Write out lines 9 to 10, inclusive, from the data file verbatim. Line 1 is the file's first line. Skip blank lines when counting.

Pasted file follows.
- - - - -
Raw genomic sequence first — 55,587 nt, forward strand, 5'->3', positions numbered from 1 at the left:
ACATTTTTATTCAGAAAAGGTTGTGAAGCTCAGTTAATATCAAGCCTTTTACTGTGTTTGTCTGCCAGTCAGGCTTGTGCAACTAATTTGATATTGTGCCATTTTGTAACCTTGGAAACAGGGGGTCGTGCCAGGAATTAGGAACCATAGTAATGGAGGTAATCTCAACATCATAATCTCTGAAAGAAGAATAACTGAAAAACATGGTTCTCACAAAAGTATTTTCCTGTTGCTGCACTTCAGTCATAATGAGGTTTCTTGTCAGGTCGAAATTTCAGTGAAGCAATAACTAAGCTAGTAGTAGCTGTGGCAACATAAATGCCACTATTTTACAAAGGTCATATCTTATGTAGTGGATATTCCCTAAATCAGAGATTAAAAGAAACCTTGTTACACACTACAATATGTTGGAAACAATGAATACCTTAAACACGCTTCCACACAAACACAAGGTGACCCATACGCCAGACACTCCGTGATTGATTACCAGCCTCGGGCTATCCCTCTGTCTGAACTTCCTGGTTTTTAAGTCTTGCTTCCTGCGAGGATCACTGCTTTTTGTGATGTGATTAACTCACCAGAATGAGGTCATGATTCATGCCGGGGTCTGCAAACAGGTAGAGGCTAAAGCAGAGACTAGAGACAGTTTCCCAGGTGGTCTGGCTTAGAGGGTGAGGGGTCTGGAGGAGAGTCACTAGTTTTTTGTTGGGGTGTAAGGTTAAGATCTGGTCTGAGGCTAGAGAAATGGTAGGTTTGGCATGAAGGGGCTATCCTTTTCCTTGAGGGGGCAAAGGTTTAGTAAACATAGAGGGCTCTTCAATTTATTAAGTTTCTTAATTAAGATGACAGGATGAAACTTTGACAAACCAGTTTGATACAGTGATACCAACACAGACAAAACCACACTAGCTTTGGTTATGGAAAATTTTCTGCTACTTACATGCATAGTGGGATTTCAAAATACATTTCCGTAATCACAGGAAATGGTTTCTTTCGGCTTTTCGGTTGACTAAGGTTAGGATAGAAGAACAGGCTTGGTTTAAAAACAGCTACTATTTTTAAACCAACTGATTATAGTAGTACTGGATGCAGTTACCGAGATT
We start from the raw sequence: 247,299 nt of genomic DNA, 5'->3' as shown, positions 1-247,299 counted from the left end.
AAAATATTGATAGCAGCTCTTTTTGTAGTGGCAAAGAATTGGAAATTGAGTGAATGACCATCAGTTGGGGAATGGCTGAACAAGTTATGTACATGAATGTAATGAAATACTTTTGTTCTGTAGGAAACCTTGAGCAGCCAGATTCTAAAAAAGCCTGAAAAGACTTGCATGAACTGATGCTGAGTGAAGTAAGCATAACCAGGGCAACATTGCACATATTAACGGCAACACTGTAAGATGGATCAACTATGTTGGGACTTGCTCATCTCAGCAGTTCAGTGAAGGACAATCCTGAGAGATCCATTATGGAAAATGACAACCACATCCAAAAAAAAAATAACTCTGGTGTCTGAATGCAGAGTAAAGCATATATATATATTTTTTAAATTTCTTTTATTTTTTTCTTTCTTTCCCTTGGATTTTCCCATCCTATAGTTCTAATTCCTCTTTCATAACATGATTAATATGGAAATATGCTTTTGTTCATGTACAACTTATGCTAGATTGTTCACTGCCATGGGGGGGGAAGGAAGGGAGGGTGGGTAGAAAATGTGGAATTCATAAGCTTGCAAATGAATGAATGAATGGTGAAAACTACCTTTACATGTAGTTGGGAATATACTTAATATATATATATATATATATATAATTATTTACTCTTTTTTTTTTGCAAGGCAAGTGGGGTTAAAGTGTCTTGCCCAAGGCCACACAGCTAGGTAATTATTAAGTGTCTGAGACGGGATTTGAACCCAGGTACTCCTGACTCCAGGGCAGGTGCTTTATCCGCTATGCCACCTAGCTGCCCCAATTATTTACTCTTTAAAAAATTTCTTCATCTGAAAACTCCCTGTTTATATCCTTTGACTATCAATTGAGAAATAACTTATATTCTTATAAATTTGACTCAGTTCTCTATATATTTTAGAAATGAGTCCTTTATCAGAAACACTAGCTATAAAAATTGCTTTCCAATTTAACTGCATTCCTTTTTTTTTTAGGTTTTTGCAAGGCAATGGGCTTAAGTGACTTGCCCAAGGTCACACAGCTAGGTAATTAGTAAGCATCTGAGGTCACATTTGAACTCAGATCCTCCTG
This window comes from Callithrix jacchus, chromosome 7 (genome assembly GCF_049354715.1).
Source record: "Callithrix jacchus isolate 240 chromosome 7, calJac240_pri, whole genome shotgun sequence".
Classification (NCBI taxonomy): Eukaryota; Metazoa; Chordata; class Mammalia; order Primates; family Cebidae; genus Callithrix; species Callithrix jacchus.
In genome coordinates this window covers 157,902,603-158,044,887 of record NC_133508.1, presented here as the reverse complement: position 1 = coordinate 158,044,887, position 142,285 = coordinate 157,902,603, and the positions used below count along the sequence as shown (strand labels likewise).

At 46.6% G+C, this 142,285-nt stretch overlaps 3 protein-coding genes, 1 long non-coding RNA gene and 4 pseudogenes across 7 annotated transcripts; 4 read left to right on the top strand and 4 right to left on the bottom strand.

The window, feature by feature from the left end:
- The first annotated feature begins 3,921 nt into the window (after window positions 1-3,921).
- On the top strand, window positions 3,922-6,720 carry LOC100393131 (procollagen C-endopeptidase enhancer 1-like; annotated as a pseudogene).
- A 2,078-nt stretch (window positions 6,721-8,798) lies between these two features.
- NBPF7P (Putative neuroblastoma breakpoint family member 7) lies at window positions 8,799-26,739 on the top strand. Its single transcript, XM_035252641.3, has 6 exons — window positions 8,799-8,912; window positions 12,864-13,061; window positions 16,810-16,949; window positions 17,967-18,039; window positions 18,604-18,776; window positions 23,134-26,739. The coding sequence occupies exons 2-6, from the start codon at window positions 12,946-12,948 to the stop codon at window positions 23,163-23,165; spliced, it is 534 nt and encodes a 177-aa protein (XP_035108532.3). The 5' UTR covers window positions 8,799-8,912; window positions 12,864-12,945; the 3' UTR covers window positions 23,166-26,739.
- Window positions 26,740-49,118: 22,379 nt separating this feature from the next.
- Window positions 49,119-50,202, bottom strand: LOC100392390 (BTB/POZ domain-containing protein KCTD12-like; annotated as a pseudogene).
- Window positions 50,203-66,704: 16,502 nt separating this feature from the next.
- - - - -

At 46.6% G+C, this 142,285-nt stretch overlaps 3 protein-coding genes, 1 long non-coding RNA gene and 4 pseudogenes across 7 annotated transcripts; 4 read left to right on the top strand and 4 right to left on the bottom strand.

The window, feature by feature from the left end: